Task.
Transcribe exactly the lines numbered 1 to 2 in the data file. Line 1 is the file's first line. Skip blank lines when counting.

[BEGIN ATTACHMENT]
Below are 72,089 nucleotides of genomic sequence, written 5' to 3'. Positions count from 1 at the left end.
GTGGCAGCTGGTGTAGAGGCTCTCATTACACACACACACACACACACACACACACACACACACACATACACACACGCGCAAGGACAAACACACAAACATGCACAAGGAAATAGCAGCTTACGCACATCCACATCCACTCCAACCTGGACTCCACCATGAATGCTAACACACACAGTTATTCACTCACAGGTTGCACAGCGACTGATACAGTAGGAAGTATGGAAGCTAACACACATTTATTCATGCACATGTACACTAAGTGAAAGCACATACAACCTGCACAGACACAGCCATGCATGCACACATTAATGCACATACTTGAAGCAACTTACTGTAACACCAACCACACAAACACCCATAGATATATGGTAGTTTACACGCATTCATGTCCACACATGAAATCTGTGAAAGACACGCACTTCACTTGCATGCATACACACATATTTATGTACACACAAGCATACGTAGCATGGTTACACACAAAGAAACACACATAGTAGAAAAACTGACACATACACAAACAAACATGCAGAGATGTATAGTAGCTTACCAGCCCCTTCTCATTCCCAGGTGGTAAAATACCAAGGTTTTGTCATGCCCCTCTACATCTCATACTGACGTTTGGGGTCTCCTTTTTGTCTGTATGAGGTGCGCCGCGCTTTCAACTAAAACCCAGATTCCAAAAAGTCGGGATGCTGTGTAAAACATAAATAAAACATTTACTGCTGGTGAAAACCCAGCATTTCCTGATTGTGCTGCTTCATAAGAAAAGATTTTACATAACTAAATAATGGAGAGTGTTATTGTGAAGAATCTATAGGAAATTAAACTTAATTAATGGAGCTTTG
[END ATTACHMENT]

Below are 72,089 nucleotides of genomic sequence, written 5' to 3'. Positions count from 1 at the left end.
GTGGCAGCTGGTGTAGAGGCTCTCATTACACACACACACACACACACACACACACACACACACACATACACACACGCGCAAGGACAAACACACAAACATGCACAAGGAAATAGCAGCTTACGCACATCCACATCCACTCCAACCTGGACTCCACCATGAATGCTAACACACACAGTTATTCACTCACAGGTTGCACAGCGACTGATACAGTAGGAAGTATGGAAGCTAACACACATTTATTCATGCACATGTACACTAAGTGAAAGCACATACAACCTGCACAGACACAGCCATGCATGCACACATTAATGCACATACTTGAAGCAACTTACTGTAACACCAACCACACAAACACCCATAGATATATGGTAGTTTACACGCATTCATGTCCACACATGAAATCTGTGAAAGACACGCACTTCACTTGCATGCATACACACATATTTATGTACACACAAGCATACGTAGCATGGTTACACACAAAGAAACACACATAGTAGAAAAACTGACACATACACAAACAAACATGCAGAGATGTATAGTAGCTTACCAGCCCCTTCTCATTCCCAGGTGGTAAAATACCAAGGTTTTGTCATGCCCCTCTACATCTCATACTGACGTTTGGGGTCTCCTTTTTGTCTGTATGAGGTGCGCCGCGCTTTCAACTAAAACCCAGATTCCAAAAAGTCGGGATGCTGTGTAAAACATAAATAAAACATTTACTGCTGGTGAAAACCCAGCATTTCCTGATTGTGCTGCTTCATAAGAAAAGATTTTACATAACTAAATAATGGAGAGTGTTATTGTGAAGAATCTATAGGAAATTAAACTTAATTAATGGAGCTTTG